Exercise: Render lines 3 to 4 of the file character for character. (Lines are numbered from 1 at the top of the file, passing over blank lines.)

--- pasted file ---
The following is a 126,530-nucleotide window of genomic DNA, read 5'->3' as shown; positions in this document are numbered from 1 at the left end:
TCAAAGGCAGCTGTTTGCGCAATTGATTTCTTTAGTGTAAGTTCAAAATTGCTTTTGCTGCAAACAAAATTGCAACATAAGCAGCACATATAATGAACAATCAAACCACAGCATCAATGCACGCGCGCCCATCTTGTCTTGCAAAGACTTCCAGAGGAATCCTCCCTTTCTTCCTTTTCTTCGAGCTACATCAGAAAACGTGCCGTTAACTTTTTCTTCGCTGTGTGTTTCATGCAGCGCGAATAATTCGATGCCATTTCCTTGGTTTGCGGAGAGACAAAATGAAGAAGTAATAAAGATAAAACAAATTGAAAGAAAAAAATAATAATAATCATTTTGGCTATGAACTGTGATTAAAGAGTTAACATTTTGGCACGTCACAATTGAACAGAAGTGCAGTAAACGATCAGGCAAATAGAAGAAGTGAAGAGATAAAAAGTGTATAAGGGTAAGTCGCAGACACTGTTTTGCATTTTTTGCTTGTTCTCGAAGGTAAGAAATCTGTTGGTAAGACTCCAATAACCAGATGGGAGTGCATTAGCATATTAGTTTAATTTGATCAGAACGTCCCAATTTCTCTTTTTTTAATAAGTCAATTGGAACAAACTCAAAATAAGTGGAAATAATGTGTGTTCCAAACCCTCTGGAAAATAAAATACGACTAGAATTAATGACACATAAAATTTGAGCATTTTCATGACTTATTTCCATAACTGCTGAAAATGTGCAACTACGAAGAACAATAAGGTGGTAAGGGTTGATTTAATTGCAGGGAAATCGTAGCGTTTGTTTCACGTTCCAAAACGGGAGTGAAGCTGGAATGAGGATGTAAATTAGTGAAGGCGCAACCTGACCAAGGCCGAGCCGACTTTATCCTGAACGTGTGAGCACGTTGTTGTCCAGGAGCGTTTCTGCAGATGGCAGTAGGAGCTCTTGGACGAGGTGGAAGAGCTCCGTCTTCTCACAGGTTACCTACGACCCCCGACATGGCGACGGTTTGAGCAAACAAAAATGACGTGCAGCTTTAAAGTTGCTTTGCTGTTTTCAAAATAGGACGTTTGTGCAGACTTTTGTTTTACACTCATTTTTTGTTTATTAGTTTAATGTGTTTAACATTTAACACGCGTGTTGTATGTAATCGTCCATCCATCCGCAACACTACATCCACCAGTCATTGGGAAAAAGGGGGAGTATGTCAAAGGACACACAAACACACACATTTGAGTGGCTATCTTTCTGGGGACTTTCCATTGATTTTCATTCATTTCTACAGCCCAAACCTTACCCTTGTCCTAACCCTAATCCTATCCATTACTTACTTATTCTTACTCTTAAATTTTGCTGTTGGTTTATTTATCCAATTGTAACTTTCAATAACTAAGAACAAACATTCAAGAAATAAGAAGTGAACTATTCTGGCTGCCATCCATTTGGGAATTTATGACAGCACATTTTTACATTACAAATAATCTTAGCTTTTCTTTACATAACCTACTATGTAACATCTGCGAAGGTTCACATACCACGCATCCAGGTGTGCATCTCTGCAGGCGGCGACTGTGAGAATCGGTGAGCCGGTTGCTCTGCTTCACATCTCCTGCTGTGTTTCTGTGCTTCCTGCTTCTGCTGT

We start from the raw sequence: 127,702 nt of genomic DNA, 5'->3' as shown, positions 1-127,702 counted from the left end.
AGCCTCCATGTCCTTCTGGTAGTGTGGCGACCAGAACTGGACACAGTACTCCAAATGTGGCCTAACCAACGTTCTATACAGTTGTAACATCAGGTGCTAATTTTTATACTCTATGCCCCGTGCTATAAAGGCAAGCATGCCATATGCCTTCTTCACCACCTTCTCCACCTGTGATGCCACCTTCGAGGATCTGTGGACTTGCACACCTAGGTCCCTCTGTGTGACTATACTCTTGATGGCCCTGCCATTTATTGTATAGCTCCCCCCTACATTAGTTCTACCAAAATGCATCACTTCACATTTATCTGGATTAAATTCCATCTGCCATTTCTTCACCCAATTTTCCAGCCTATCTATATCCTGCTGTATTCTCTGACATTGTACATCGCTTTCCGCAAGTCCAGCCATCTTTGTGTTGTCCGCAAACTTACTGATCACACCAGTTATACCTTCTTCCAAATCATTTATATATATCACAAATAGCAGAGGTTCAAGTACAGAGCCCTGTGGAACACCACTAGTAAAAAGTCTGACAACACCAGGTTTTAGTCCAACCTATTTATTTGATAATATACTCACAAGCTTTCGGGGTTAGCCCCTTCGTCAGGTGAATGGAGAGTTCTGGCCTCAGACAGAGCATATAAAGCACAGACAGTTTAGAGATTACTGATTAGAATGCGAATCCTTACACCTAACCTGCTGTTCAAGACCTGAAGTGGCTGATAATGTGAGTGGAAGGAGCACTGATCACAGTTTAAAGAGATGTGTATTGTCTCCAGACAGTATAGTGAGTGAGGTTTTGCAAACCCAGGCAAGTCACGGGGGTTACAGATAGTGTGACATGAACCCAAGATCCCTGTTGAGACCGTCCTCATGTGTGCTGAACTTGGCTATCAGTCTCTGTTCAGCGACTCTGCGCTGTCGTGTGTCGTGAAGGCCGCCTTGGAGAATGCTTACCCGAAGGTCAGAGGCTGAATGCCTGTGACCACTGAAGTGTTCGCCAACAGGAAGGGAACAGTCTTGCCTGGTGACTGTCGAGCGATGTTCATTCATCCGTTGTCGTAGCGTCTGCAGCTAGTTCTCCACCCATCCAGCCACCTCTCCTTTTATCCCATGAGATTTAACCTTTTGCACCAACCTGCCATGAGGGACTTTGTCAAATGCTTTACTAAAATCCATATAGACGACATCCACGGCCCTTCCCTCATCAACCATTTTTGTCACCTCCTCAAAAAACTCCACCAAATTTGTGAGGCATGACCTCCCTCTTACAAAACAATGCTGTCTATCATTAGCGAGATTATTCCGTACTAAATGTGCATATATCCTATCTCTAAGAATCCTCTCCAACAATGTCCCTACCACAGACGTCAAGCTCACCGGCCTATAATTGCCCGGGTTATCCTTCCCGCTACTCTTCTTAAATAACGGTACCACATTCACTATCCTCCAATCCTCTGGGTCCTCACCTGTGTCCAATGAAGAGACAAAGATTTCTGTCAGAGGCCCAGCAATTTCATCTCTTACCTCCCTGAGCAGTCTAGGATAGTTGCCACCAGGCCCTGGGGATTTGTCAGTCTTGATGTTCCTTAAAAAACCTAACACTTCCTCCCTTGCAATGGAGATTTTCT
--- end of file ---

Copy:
We start from the raw sequence: 127,702 nt of genomic DNA, 5'->3' as shown, positions 1-127,702 counted from the left end.
AGCCTCCATGTCCTTCTGGTAGTGTGGCGACCAGAACTGGACACAGTACTCCAAATGTGGCCTAACCAACGTTCTATACAGTTGTAACATCAGGTGCTAATTTTTATACTCTATGCCCCGTGCTATAAAGGCAAGCATGCCATATGCCTTCTTCACCACCTTCTCCACCTGTGATGCCACCTTCGAGGATCTGTGGACTTGCACACCTAGGTCCCTCTGTGTGACTATACTCTTGATGGCCCTGCCATTTATTGTATAGCTCCCCCCTACATTAGTTCTACCAAAATGCATCACTTCACATTTATCTGGATTAAATTCCATCTGCCATTTCTTCACCCAATTTTCCAGCCTATCTATATCCTGCTGTATTCTCTGACATTGTACATCGCTTTCCGCAAGTCCAGCCATCTTTGTGTTGTCCGCAAACTTACTGATCACACCAGTTATACCTTCTTCCAAATCATTTATATATATCACAAATAGCAGAGGTTCAAGTACAGAGCCCTGTGGAACACCACTAGTAAAAAGTCTGACAACACCAGGTTTTAGTCCAACCTATTTATTTGATAATATACTCACAAGCTTTCGGGGTTAGCCCCTTCGTCAGGTGAATGGAGAGTTCTGGCCTCAGACAGAGCATATAAAGCACAGACAGTTTAGAGATTACTGATTAGAATGCGAATCCTTACACCTAACCTGCTGTTCAAGACCTGAAGTGGCTGATAATGTGAGTGGAAGGAGCACTGATCACAGTTTAAAGAGATGTGTATTGTCTCCAGACAGTATAGTGAGTGAGGTTTTGCAAACCCAGGCAAGTCACGGGGGTTACAGATAGTGTGACATGAACCCAAGATCCCTGTTGAGACCGTCCTCATGTGTGCTGAACTTGGCTATCAGTCTCTGTTCAGCGACTCTGCGCTGTCGTGTGTCGTGAAGGCCGCCTTGGAGAATGCTTACCCGAAGGTCAGAGGCTGAATGCCTGTGACCACTGAAGTGTTCGCCAACAGGAAGGGAACAGTCTTGCCTGGTGACTGTCGAGCGATGTTCATTCATCCGTTGTCGTAGCGTCTGCAGCTAGTTCTCCACCCATCCAGCCACCTCTCCTTTTATCCCATGAGATTTAACCTTTTGCACCAACCTGCCATGAGGGACTTTGTCAAATGCTTTACTAAAATCCATATAGACGACATCCACGGCCCTTCCCTCATCAACCATTTTTGTCACCTCCTCAAAAAACTCCACCAAATTTGTGAGGCATGACCTCCCTCTTACAAAACAATGCTGTCTATCATTAGCGAGATTATTCCGTACTAAATGTGCATATATCCTATCTCTAAGAATCCTCTCCAACAATGTCCCTACCACAGACGTCAAGCTCACCGGCCTATAATTGCCCGGGTTATCCTTCCCGCTACTCTTCTTAAATAACGGTACCACATTCACTATCCTCCAATCCTCTGGGTCCTCACCTGTGTCCAATGAAGAGACAAAGATTTCTGTCAGAGGCCCAGCAATTTCATCTCTTACCTCCCTGAGCAGTCTAGGATAGTTGCCACCAGGCCCTGGGGATTTGTCAGTCTTGATGTTCCTTAAAAAACCTAACACTTCCTCCCTTGCAATGGAGATTTTCT